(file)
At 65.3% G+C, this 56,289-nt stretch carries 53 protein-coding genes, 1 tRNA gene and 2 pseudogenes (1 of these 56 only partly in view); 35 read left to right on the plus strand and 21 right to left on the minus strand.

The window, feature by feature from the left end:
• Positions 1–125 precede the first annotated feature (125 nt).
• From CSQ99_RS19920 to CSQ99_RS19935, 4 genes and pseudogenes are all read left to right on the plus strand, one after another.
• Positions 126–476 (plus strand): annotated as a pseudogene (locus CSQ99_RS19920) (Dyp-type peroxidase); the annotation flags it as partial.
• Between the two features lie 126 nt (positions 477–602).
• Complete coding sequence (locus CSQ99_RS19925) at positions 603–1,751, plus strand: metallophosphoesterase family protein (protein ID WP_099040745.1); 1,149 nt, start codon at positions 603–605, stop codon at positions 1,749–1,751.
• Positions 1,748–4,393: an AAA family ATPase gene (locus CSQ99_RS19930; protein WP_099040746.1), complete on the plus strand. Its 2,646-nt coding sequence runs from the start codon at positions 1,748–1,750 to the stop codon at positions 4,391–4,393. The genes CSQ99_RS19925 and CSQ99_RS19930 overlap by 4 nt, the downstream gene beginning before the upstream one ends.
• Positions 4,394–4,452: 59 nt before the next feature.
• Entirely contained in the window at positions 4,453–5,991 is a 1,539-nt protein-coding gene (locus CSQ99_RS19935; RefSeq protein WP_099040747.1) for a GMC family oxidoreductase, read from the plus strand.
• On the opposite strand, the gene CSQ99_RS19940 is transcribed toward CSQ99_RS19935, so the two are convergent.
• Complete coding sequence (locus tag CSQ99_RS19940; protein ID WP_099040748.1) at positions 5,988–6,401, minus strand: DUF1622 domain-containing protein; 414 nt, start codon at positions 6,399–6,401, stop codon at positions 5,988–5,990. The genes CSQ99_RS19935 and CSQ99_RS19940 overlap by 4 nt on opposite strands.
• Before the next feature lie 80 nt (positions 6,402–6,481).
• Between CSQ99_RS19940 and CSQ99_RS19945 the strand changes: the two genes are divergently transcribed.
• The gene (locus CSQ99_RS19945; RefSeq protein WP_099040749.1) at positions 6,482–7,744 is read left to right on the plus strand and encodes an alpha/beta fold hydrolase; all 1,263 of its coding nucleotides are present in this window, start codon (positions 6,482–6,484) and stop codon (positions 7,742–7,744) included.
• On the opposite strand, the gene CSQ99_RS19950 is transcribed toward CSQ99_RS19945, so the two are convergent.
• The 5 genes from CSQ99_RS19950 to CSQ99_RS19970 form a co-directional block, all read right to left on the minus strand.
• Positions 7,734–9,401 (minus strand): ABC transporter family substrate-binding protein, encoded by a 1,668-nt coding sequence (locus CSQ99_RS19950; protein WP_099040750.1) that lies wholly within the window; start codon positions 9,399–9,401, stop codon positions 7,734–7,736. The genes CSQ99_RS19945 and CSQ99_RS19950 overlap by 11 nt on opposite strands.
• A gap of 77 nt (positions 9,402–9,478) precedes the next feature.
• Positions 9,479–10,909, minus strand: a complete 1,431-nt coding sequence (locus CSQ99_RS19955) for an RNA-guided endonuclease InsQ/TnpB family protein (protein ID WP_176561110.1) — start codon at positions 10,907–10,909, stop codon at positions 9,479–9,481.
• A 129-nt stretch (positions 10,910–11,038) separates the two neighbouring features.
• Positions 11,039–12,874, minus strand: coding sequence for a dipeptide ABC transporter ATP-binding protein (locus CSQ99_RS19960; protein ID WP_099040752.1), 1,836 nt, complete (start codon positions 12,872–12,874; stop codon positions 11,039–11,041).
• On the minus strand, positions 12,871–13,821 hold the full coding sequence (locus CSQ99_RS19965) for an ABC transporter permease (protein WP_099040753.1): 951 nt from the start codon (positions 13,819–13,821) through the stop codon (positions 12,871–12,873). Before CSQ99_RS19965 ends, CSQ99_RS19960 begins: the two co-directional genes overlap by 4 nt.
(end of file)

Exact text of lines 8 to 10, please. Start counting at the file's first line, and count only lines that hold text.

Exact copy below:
• Positions 1,748–4,393: an AAA family ATPase gene (locus CSQ99_RS19930; protein WP_099040746.1), complete on the plus strand. Its 2,646-nt coding sequence runs from the start codon at positions 1,748–1,750 to the stop codon at positions 4,391–4,393. The genes CSQ99_RS19925 and CSQ99_RS19930 overlap by 4 nt, the downstream gene beginning before the upstream one ends.
• Positions 4,394–4,452: 59 nt before the next feature.
• Entirely contained in the window at positions 4,453–5,991 is a 1,539-nt protein-coding gene (locus CSQ99_RS19935; RefSeq protein WP_099040747.1) for a GMC family oxidoreductase, read from the plus strand.